Oregon Outback :: Day 3 :: The Big Day

We woke up early, we had a huge mileage goal and it was the day of the "red sauce". Waking up dry, Tobe and I packed up from our hotel room. I was nervous about a 90 plus mile day, I made sure I had enough food and water. I was carrying an 40oz steel water bottle, 20 oz plastic bottle and a 100 oz bladder, added weight but worth it. The rain was still among us as well, I had to stop at our first mile in and put on tall socks. It was cold and damp. The inclement weather and my nervous feelings worked to keep me unexcited about the beginning of the day. Once we got back on the gravel I was warmed up and back in the mental grove. Tobe and I came up with our team name, Team Turtle Power, slow but steady riders of the outback. Fort Rock was our first main attraction for the day.

Fort Rock looked really cool, I want to go back and explore it more. We were lucky and found water outside at a local bar. People collected, we got a chance to talk and meet people that usually just whiz past us on route. I took the opportunity to  share some of my group names that I was giving to people as they passed us, Four by One was my favorite. It was a group of riders with a single speeder among them, it was silliness to help the miles go by. Tobe had some time to talk a friend from the Bay Area that passed us on route as well. My favorite part about the biking community is that we are all a degree apart and such a small community of awesome people. The remainder of a long day was mentioned again plus the “red sauce”, so we headed out. We were also back to riding with Chris and Todd, we had a good little pack going ourselves (Three men and a lady).

We headed towards Cabin Lake for a lunch break, it was right before the “red sauce”. The rain was a real blessing, the roads were packed down and there was minimal dust. Todd had a mechanical problem though, so we stopped for a longer lunch so he could replace a broken spoke. Carrying fiber spokes is totally worth it, everyone touring should have one or two. With his bike all fixed up we started to mentally prep for the “red sauce”. Then we reached it and it wasn’t bad at all, it was some of the best gravel riding we did for the whole trip! What a mental release that was, now I finally felt confident about this long miles day. We all laughed and enjoyed the ride thru bright red roads, tall ponderosa trees and a fluffy clouds on now emerging blue sky. The day just kept getting more and more epic.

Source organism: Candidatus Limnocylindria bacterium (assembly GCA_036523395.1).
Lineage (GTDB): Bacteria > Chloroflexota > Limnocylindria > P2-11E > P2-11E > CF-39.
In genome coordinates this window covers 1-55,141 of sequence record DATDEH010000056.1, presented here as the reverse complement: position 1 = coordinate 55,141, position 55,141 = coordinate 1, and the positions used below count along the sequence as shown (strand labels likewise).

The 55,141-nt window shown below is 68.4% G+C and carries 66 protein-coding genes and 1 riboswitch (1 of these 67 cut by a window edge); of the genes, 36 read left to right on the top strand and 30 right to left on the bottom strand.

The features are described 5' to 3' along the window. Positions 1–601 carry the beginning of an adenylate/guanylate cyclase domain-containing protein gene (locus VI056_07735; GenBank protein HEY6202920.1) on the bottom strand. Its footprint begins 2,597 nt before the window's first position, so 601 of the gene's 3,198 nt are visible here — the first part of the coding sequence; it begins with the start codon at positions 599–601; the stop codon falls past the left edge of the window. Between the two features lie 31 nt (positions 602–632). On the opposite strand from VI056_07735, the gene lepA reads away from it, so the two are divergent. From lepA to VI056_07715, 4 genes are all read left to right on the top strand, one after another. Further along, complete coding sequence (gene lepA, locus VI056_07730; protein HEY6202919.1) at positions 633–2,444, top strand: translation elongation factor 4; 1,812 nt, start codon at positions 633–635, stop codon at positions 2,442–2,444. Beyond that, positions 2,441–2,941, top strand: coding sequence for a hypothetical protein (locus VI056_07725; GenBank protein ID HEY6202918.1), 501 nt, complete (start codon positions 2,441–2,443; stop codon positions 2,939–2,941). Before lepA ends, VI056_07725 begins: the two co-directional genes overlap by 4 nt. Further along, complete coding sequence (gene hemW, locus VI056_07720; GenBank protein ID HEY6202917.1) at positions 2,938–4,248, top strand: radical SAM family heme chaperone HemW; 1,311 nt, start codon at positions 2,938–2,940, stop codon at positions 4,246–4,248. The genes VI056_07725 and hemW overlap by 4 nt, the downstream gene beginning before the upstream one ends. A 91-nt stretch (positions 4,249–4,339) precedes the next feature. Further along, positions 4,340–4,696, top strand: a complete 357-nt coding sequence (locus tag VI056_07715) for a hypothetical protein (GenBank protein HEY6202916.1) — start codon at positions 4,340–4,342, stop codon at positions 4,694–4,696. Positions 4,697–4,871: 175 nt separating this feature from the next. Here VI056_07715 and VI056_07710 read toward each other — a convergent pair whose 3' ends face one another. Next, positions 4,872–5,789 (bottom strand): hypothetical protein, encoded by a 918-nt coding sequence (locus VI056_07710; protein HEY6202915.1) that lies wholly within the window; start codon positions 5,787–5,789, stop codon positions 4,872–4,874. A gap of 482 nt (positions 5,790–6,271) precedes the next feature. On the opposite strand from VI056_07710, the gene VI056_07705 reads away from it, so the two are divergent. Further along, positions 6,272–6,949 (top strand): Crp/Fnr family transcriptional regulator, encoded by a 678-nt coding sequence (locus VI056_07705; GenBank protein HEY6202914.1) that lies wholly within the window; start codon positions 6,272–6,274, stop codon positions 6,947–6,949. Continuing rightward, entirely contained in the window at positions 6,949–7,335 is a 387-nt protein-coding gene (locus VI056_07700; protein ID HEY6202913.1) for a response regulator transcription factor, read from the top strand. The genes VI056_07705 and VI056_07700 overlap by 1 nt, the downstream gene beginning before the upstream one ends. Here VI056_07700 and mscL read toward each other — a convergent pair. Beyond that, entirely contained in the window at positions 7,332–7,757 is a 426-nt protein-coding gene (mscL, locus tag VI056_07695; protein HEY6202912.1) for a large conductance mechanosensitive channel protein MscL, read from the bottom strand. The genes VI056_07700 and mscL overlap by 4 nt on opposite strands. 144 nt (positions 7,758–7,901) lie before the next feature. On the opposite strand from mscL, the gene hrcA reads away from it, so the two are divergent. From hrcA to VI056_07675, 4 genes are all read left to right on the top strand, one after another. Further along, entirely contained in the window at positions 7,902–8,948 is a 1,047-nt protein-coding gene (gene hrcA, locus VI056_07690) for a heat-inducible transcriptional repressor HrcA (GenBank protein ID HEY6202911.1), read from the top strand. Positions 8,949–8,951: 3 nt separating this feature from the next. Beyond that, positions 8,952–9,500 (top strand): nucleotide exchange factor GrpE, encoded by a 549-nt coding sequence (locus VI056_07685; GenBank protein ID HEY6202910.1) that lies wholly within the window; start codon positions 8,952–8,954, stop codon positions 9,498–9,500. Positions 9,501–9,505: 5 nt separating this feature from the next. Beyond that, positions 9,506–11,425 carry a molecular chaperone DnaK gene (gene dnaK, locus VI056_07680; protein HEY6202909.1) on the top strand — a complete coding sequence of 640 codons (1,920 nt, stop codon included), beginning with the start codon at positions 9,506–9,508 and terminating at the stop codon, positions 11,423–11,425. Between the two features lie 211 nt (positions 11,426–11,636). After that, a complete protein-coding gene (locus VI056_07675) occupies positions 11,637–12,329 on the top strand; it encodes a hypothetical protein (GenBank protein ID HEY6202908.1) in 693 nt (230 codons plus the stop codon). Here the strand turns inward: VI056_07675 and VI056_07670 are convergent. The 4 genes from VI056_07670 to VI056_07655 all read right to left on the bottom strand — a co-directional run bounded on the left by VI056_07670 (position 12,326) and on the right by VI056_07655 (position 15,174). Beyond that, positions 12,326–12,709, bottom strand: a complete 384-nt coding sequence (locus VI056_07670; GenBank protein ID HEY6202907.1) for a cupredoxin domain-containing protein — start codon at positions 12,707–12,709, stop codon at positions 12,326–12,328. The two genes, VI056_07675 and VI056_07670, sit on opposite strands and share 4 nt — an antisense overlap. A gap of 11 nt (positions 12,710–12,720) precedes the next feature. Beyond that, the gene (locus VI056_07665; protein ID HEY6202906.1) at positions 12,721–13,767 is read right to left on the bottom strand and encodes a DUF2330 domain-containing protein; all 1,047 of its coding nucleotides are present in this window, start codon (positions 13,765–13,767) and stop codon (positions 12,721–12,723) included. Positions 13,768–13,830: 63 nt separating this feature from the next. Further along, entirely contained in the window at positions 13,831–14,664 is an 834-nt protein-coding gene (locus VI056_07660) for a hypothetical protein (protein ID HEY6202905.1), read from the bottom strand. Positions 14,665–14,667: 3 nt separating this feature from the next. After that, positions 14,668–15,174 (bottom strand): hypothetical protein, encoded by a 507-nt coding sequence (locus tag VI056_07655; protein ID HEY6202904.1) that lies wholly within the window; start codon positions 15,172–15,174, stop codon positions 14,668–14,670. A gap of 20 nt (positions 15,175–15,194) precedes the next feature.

The hills on this segment were bigger than the day before but nothing I hadn’t ridden before living here in the Bay Area. With big up hills came fast downhills on gravel, I still shudder at the speed I was going, but my tires and bike held my solid lines. After one of good climbs on the downhill we had to stop to let two bulls fight it out in the middle of the road. We climbed and summited to see a gorgeous valleys, the sun peeked back out to make for awesome photos again. We bombed down another long gravel downhill into a valley that was just breathtaking. The roads never seemed to end. I felt we were biking forever and we still had 30 miles left. I was keeping in good spirits though, Tobe's knee had started to hurt, so I was making sure he was ok and we stopped frequently. I wasn’t until our last climb that I cramped up and started feeling extreme exhaustion.

The last climb for the day was on road, it was no harder than climbing Tunnel up the top of Grizzley about 1,800 feet with a steady grade. Mentally and physically I was cracking, Tobe put music on, we sang and climbed. He pulled ahead, I couldn’t hang on, my legs were cramping big time. I ended pedalling myself to the top with my own mentally energy which wasn’t in a happy place. I got to top and wasn’t happy to be left in the dust when I was struggling. I voiced my opinion and then decided to pull my shit together because the day was almost over and it was all downhill from here. Also I had met my first group of women, not only did I get to ride them, I got to camp my only night with other women. One of the women is on the all women's bike camping team, Komorebi Cycling, check them out.

We rolled into to Crooked River campground, Chris and Todd took on talking to the camp host and were the ambassador for all us cyclists about to pull in. The camp host agreed to let us camp in an open patch of area above the RV “campers”. Happy to be done for the day, I needed food, rest and more food. All of us sat around, told funny jokes, made new friends and I got some lady time talking about the mental struggles and positives of the adventure so far. It was really nice to have other women to talk with. I couldn’t sit up anymore, I had to go lay down. It was a no rain fly night, you could see the stars, but all I could feel my ass throbbing, my calf muscles cramping. We had already decided that we're going to have a slow, low milage day the next day, which helped me relax more. I listened to more riders pulling in for the next few hours and then finally fell asleep to the sounds of loud partying people in RV’s, “campers”.

All photos taken on a Olympus SP35 with Kodak Gold 200